- The Washington Times - Thursday, May 23, 2002

ANNAPOLIS Gov. Parris N. Glendening yesterday agreed with Republicans that Democratic lawmakers should not have contacted the state's top judges to discuss the legislative redistricting plan they are considering.

"I'm not an attorney, but common sense would say 'no,'" Mr. Glendening, a Democrat, said when asked if it would ever be appropriate for lawmakers to contact judges about redistricting.

State Republican leaders are considering legal action against four Democratic legislators who contacted judges of the Court of Appeals about Mr. Glendening's redistricting plan. Republican leaders have accused the Democrats of trying to sway the court's decision on the plan.

Michael Steele, chairman of the state Republican Party, yesterday said he and other party leaders are "looking at all of our options," including filing a complaint with the state's Attorney Grievance Commission against Senate President Thomas V. Mike Miller, a trial lawyer who contacted two judges. He would not elaborate on what Republicans would do but said lawyers are looking at "filing appropriate complaints, etc."

At a news conference yesterday, Mr. Steele was joined in his criticism of Democrats by U.S. Rep. Robert L. Ehrlich Jr., a Republican gubernatorial candidate who noted Mr. Glendening's disapproval of the Democrats' actions.

"Even he knows better," Mr. Ehrlich said of Mr. Glendening.

Lt. Gov. Kathleen Kennedy Townsend, the leading Democratic gubernatorial contender, believes the Democrats' attempts to talk to judges were wrong, according to her campaign spokesman.

"Her belief is the rules and regulations are in place to protect the public's confidence and everyone should obey them," said Mike Morrill.

Andrew Jay Graham, chairman of the Maryland State Bar Association's Ethics 2000 Committee, said the Democrats were probably wrong in contacting the judges.

"If the matter is still before the court on other issues, I would say the matter is still pending," said Mr. Graham, whose committee reviews and revises rules of ethical conduct.

Maryland attorney's rules of professional conduct prohibit lawyers from seeking to influence a judge and from communicating with judges outside of documented court proceedings about pending matters.

On Tuesday, state Republicans released a memo from the Court of Appeals disclosing that Mr. Miller and three other Democratic lawmakers tried to discuss redistricting with four of the court's nine judges.

The memo contained few details. It stated that Mr. Miller contacted Judges Alan M. Wilner and Glenn T. Harrell Jr., state Sen. Ida G. Ruben of Montgomery County contacted Judge Irma S. Raker, and state Sen. Ullysses Currie of Prince George's County contacted Chief Judge Robert M. Bell.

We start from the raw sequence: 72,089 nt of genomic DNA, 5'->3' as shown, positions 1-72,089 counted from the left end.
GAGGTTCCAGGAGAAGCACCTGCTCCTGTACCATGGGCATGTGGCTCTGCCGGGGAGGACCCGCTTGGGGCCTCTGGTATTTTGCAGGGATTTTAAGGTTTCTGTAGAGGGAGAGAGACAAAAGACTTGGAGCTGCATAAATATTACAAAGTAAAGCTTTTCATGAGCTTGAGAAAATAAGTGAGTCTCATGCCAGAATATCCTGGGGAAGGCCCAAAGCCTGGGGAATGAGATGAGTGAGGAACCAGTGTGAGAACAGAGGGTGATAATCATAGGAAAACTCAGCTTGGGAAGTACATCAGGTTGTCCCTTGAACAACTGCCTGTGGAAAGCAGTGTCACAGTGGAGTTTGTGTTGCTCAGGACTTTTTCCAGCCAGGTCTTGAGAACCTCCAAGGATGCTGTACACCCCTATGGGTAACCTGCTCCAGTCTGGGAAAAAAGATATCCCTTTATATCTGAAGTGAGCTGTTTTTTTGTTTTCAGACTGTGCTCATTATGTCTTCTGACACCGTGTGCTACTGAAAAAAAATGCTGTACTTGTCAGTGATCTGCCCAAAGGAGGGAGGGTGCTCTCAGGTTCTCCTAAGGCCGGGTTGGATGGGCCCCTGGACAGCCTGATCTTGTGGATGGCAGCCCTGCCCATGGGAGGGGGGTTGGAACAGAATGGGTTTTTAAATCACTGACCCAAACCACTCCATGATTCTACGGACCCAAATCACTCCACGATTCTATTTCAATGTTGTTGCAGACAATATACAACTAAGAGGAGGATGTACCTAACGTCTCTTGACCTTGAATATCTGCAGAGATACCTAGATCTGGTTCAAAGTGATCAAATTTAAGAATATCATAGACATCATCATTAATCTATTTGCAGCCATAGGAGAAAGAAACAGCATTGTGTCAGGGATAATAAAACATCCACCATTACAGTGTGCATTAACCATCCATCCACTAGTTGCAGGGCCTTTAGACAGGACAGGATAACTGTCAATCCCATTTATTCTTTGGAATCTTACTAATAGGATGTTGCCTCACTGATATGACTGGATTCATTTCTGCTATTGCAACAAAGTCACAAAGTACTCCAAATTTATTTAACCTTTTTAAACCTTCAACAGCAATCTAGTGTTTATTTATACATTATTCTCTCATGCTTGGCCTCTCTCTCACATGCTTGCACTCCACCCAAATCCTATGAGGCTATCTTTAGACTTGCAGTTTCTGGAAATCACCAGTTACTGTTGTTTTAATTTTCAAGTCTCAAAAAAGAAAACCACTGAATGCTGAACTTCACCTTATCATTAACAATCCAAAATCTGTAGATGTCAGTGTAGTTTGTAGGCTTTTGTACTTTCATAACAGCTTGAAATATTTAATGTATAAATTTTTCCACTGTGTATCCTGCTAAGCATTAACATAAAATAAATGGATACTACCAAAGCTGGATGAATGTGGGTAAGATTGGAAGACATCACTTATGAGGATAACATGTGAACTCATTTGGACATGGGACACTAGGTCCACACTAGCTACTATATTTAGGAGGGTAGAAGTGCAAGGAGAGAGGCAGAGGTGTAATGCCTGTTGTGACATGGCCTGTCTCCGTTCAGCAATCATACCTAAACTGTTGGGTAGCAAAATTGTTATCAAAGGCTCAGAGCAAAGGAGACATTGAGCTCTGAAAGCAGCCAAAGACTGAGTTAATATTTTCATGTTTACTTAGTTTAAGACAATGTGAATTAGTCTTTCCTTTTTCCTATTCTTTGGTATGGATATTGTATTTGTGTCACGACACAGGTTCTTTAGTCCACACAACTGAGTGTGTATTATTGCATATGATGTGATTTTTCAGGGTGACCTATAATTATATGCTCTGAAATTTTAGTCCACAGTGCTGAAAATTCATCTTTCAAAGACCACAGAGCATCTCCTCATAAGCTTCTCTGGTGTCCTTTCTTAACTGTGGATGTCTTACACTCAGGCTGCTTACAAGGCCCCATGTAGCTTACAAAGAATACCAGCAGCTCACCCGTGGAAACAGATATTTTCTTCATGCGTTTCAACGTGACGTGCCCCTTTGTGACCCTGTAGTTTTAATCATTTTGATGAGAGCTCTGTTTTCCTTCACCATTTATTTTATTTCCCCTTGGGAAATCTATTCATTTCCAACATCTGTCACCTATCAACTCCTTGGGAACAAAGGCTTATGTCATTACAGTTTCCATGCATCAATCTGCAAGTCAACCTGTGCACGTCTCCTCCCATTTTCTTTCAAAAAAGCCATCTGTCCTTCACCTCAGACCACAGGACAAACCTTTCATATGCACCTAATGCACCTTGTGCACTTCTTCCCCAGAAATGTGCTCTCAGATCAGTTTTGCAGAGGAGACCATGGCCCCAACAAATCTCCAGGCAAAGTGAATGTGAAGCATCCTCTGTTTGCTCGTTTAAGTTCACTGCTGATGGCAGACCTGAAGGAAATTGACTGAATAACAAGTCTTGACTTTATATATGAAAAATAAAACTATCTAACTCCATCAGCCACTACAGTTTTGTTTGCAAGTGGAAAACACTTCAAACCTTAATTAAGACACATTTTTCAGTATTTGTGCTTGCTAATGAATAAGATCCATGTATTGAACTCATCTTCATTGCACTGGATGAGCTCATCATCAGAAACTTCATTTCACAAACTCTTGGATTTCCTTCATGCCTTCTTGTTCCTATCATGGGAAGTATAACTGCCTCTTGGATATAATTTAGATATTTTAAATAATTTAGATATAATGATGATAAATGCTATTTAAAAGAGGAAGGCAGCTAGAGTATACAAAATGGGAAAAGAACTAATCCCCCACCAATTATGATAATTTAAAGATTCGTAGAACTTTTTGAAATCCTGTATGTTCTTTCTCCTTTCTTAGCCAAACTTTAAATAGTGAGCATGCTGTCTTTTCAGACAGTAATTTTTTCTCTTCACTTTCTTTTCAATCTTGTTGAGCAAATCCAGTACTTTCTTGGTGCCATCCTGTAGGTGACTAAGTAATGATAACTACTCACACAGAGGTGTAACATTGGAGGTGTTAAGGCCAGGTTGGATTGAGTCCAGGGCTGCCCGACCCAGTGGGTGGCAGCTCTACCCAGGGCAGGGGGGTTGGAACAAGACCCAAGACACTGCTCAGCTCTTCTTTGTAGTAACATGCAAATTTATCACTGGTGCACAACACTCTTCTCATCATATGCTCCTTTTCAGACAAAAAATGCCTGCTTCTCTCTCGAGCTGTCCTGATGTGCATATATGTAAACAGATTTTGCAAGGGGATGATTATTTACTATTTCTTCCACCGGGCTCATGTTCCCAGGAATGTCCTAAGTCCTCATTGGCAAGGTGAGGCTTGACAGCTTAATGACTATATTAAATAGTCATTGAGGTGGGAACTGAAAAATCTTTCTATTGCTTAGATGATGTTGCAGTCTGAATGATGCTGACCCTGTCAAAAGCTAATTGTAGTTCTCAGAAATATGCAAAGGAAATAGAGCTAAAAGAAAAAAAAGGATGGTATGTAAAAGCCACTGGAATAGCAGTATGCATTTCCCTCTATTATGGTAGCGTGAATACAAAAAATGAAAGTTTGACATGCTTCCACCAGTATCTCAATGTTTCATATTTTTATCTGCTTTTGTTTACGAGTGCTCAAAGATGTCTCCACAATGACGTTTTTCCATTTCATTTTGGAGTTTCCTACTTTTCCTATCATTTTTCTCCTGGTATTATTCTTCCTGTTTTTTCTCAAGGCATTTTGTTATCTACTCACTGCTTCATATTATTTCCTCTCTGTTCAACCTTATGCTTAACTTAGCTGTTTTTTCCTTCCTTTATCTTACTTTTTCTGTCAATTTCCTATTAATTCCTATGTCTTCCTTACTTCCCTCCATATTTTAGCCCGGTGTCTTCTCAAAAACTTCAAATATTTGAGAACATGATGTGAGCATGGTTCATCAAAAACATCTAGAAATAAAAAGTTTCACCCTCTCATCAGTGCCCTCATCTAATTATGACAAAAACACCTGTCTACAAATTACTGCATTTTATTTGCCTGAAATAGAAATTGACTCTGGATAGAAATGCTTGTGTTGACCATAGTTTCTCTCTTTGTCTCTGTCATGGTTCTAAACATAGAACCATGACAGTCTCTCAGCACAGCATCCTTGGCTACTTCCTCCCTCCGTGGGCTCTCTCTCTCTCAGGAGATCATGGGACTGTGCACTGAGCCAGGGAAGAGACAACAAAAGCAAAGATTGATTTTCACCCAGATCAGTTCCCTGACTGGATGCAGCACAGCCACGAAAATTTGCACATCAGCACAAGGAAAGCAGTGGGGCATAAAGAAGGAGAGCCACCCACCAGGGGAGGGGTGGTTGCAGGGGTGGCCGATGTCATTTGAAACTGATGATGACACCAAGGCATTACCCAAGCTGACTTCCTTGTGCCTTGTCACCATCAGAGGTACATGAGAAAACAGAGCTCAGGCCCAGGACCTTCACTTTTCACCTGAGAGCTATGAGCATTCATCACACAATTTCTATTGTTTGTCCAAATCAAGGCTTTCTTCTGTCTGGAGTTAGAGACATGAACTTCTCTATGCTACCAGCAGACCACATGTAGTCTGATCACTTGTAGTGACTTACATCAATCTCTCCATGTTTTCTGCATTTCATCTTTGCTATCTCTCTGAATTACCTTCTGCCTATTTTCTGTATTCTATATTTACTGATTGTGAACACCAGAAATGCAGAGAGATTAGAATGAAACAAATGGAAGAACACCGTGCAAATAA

It also said Delegate Ruth M. Kirk of Baltimore sent a letter to Judge Bell.

"In each instance, when the purpose of the call became clear, the judge communicated that he/she could not discuss the substance or merits of the cases," the memo stated.

Judge Bell stopped reading and returned Mrs. Kirk's letter when he realized redistricting was the topic, the memo said.

Republican leaders characterized the Court of Appeals memo as "a cry for help" from a judiciary that has been "bullied" by Mr. Miller and lawmakers who control their budget.

Democratic officials dismissed accusations that they had tried to influence the court.

Mr. Miller denied Republicans' claims that he was the "ringleader" in an effort to affect the court, expressing an unrepentant attitude in challenging judges, including the state's top jurist, Judge Bell.

"I will continue to be in bouts with the judiciary," said Mr. Miller, who represents Prince George's County.

"If Judge Bell didn't want to put me in my place, this wouldn't be an issue."

The Senate president suggested that Republicans are targeting him because he heads the Democratic Legislative Campaign Committee, whose mission is to put Democrats in control of state legislatures across the country. And Mr. Miller maintained that his questioning a procedural ruling the court made was not the same as talking about pending matters.

"I respectfully disagree," said Mr. Graham of the state bar's ethics committee.

Sanctions against lawyers for "knowing and intentional" violations of rules of professional conduct range from public reprimand to disbarment, said an official with the state's Attorney Grievance Commission.


Copyright © 2018 The Washington Times, LLC. Click here for reprint permission.

The Washington Times Comment Policy

The Washington Times welcomes your comments on Spot.im, our third-party provider. Please read our Comment Policy before commenting.

 

Click to Read More and View Comments

Click to Hide